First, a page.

New Orleans should clean up its waste

The city of New Orleans has been in the news for a while now, with each month seemingly ushering in a shocking new phase. At first, it was the tragedy of the city being destroyed

The city of New Orleans has been in the news for a while now, with each month seemingly ushering in a shocking new phase.

At first, it was the tragedy of the city being destroyed by Mother Nature. Then it became clear that our government either did not care enough or was too stupid to properly react to the situation.

Now there is startling new information that indicates the worst is yet to come for the Big Easy.

According to the March/April issue of E/the Environmental Magazine, there are significant levels of toxic substances in New Orleans. Just think about that for a second.

Tourists from all over the United States flocked to the Big Easy for a watered-down Mardi Gras celebration on Feb. 28.

First off, how can people be allowed to take part in one of the world’s biggest parties in a city that is still utterly decimated? Secondly, authorities had to have known that toxicity levels in the city were high, so how could they consciously endanger the lives of tourists?

Some of the lingering effects of the disaster include an affliction that locals are calling the “Katrina Cough.” Doctors are not sure how widespread the cough is or what exactly is causing it. All they know is that this upper respiratory illness is affecting the people who are returning to the city.

Some experts believe that the cough is merely connected to the earlier-than-expected allergy season. Early estimates show a 25 percent increase in the amount of people suffering from the cough and other allergy symptoms.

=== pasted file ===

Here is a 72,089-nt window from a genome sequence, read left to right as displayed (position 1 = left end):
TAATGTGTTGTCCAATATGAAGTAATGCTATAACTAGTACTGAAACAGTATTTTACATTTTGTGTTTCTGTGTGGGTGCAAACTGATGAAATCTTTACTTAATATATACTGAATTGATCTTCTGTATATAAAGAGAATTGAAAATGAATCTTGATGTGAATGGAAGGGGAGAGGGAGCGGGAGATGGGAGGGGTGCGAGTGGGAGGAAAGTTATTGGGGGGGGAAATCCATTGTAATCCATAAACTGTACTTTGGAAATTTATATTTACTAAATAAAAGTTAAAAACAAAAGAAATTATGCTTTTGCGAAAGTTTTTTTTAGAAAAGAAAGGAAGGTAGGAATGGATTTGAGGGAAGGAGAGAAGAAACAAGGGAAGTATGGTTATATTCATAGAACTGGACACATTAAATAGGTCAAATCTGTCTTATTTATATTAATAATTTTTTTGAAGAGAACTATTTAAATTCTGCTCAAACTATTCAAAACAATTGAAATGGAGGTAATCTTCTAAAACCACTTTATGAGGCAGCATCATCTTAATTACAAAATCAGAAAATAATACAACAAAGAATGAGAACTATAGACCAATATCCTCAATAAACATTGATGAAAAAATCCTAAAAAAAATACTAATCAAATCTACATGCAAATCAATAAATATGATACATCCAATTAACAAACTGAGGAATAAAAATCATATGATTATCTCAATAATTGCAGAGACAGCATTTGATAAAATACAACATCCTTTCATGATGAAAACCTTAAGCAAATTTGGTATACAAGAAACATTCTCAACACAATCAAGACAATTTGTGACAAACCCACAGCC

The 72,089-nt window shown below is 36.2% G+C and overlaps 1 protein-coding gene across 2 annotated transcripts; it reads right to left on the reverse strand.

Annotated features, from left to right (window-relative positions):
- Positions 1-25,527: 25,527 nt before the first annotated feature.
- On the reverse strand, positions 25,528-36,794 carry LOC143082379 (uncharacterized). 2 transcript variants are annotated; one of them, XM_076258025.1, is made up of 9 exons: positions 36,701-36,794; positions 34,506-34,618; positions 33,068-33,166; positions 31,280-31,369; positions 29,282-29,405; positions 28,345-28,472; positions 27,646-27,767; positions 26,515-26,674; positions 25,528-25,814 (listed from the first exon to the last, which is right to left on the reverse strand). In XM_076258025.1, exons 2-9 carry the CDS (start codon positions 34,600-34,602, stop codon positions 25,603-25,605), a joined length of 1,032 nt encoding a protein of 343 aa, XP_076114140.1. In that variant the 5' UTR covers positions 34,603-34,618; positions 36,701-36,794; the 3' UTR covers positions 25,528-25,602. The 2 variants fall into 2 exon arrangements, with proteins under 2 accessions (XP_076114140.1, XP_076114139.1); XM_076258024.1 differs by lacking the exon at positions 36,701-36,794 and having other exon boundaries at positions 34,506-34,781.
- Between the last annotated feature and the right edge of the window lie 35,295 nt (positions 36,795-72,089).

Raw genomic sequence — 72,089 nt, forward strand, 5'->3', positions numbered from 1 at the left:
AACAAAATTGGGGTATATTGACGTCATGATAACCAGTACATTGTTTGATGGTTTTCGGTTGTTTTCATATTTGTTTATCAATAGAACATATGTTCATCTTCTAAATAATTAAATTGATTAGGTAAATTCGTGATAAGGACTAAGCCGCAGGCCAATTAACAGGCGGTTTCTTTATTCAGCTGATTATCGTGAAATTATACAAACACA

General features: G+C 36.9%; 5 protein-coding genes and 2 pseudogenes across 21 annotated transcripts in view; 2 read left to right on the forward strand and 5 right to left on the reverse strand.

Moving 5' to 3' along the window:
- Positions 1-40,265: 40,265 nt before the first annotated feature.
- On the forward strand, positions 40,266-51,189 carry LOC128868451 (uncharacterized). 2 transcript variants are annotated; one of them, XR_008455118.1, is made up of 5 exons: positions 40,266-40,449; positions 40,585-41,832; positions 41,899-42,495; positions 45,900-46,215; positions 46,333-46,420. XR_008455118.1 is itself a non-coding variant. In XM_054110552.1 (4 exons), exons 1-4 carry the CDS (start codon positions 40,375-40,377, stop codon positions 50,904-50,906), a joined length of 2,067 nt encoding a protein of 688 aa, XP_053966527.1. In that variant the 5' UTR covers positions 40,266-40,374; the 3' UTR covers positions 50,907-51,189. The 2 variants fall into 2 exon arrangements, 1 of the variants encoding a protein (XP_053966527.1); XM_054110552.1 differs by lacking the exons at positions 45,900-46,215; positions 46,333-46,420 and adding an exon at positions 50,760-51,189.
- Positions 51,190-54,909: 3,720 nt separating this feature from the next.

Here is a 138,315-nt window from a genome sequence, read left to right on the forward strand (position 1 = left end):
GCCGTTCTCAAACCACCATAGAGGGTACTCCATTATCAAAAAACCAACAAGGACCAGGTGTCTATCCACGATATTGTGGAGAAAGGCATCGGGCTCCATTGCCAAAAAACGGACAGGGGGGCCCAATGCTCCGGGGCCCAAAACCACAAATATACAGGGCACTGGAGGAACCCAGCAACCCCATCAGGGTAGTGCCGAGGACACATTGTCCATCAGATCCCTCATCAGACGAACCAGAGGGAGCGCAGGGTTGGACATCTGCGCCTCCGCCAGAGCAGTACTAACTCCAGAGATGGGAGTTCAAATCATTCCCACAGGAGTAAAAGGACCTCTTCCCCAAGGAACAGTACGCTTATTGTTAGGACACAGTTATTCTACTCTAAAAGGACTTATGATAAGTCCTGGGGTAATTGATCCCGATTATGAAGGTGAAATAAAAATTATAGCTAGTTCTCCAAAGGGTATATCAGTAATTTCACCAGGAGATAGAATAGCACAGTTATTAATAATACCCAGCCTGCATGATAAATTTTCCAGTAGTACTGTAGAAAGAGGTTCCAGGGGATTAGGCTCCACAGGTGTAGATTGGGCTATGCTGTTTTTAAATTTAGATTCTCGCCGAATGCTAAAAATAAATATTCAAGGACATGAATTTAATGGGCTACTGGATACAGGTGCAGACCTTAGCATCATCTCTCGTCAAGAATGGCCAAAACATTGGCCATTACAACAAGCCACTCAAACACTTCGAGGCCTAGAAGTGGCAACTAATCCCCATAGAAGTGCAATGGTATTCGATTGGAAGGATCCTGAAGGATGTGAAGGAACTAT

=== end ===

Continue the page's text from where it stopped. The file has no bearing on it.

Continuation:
There is definitely something wrong when doctors cannot conclude what exactly it is that causes the cough. The sad part about all of this is that the Katrina Cough, may very well be the least of the survivor’s worries.

Dangerously high levels of lead, dioxin, chromium, arsenic and other hazardous substances have been found all throughout the city.

If something is not done about these toxic substances, there could be catastrophic long-term effects, including birth defects and an elevated risk of cancer.

Another alarming affliction that New Orleans-based doctors have had to combat is skin rashes that do not react to normal antibiotics.

Katrina survivors who were exposed to the toxic floodwater have developed skin infections. Doctors advise those who are trying to rebuild their homes to wear masks so they can protect themselves from mold and other dangerous spores in the air.

If there is such a danger present, citizens should not be allowed back in the city. By allowing them to enter, it is basically inviting them to contract a sickness.

While the southeastern Louisiana area has seen better times, it has never been environmentally friendly. There is a portion of the Mississippi River between Baton Rouge and New Orleans that is affectionately known as “Cancer Alley.”

Along this stretch are more than 100 chemical plants and other factories that dump their environmental waste into the river.

This poisoned water was already affecting the poor neighborhoods it drained into, but once the levees broke due to Katrina, the city was engulfed.

Toxic sediment and mold cover a large portion of the city, yet there is still not a concrete cleanup plan in place, which is only hurting the citizens of New Orleans who are trying to salvage what is left of their lives.

John Lamb can be reached at

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